Principle number 1 – It’s not about going to your absolute maximum

Some people take each stretch as far as they possibly can. I know this because if I go to assist someone like this I can feel they have already hit their maximum. The biggest problem with this is, it is difficult to relax when it is so hard, as your body may tense up to protect itself. Potentially an even bigger issue is that doing so can risk injury. Taking small steps consistently in anything fitness related is generally much better than pushing too hard and then having to rest completely.

Principle number 2 – Accept where you are. 

"All human unhappiness comes from not facing reality squarely, exactly as it is." the buddha

You may want to be more flexible than you are, but you can’t will yourself into a different body. It starts with working with the one you have today. If you are fighting with yourself, it’ll be less fun and hard to relax – it’s just your flexibility, it doesn’t define who you are. So find the stretch, be there, relax into it. This is much like life. Yes! If you are not where you want to be then you can work on it, but you have to start where you are. Suffering occurs when you think reality should be different to how it is, you can thank the Buddha for that one.

Principle number 3 – use the breath, it’s your friend

The breath will help you with both principles number one and two. If you are struggling to breathe then you are not following principle number one, and are probably pushing too hard so it’s a good feedback provider. It will also help you relax into the stretch and accept and be where you are. Breathe deeply, but not so deeply that you push too hard.

Principle number 4 – The real magic happens when you let go

As you stretch you should feel something, it just shouldn’t be excruciating and a difficult place to be. Once you are in the position, accept where you are, use your breath to help you to relax, and pay attention to the sensation. If you are in that sweet spot of a nice stretch and you are not tensing up, then you may well find that the sensation of stretch disappears. Listen to your body and if the sensation disappears go deeper and find another sweet spot. You may find this a little challenging at first, but listening in will help you develop a deeper awareness, which is one of the real magic benefits of yoga.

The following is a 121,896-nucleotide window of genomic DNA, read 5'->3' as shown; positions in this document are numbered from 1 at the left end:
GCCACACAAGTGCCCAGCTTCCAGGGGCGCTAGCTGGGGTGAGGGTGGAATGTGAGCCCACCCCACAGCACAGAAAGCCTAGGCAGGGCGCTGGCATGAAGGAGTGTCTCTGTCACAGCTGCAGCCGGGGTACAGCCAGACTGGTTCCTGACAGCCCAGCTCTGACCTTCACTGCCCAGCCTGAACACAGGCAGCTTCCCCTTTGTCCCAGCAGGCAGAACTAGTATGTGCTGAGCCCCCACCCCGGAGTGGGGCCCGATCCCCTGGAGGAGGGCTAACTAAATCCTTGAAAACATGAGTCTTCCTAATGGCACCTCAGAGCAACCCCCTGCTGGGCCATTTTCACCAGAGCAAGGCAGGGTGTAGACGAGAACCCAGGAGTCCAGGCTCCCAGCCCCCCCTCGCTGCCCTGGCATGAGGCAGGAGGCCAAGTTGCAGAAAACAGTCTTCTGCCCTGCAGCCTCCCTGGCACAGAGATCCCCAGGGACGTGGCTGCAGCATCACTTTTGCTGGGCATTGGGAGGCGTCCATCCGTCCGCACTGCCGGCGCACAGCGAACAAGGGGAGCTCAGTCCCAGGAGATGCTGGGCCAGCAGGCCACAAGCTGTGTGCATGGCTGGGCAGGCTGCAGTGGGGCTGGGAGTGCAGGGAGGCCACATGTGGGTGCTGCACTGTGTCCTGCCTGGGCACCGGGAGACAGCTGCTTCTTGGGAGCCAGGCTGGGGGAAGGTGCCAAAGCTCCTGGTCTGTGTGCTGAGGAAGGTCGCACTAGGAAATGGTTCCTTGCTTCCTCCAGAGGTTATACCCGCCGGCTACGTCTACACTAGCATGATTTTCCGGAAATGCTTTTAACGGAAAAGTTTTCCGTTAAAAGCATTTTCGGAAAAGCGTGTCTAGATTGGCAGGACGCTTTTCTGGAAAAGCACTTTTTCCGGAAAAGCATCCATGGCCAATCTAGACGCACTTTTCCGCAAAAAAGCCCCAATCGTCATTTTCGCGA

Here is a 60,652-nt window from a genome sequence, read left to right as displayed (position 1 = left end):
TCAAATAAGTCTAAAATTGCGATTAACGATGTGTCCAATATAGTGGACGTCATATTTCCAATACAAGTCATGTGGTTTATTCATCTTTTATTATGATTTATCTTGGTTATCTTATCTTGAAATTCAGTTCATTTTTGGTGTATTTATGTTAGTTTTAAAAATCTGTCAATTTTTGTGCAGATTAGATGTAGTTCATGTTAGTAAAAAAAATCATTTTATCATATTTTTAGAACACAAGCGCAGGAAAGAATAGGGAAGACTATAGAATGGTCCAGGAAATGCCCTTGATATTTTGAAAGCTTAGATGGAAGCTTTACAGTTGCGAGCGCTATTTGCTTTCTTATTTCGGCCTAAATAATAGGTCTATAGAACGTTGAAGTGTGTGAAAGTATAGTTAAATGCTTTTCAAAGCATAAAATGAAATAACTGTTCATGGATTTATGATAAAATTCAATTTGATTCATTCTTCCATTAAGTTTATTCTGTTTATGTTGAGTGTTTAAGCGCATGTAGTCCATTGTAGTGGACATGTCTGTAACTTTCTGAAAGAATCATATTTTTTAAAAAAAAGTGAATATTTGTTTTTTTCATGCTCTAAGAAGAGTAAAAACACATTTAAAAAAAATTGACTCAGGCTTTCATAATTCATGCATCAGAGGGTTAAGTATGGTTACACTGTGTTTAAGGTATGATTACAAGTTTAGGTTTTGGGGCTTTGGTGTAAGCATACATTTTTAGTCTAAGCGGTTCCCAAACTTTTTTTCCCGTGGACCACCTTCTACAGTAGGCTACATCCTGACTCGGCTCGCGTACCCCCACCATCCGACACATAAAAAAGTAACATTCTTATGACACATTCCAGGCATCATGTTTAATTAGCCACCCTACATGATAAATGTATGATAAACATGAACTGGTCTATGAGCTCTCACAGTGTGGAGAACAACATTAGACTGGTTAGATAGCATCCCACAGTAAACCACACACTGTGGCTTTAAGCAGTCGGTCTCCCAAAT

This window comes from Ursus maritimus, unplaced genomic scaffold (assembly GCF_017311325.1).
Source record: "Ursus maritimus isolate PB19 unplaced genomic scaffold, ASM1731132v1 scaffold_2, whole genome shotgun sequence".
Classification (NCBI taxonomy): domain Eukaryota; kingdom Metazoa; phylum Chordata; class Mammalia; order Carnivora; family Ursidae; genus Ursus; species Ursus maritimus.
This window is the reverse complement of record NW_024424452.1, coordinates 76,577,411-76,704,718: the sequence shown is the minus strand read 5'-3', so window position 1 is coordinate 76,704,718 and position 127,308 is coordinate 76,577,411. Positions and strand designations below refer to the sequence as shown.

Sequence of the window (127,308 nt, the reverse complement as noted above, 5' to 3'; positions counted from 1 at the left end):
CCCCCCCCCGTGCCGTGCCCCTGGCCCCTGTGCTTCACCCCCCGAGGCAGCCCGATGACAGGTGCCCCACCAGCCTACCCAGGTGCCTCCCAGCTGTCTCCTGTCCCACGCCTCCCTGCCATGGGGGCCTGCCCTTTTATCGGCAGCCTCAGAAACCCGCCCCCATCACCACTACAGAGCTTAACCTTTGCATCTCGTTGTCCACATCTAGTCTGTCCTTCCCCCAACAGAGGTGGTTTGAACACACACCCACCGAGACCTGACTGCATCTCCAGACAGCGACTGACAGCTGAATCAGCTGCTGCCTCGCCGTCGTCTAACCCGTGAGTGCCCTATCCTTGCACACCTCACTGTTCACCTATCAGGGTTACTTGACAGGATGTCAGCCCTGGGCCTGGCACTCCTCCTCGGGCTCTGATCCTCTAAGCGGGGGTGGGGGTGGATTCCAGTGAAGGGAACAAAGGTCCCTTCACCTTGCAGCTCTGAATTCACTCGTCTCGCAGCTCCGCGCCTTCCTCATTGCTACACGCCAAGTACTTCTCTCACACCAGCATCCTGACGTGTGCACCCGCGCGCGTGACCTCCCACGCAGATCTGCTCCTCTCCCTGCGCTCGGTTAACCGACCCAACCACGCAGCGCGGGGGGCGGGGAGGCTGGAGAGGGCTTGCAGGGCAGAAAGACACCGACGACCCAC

I hope this helps. Comment below if you have any thoughts or insights you would like to share.

What the Upanishads can teach us about achieving our goals

As we start the year, many of us will reflect on how the year has gone as well as dream about what we want to do and achieve in 2019.

Last year was a year of big change for me personally and I feel I have gotten much better at working towards and achieving my goals. There are lots of reasons for this but one of them I feel is really well expressed in the second chapter of the book we are currently reading in Liverpool Yoga Book club which is Essence of the Upanishads: A Key to Indian Spirituality by Eknath Easwaran.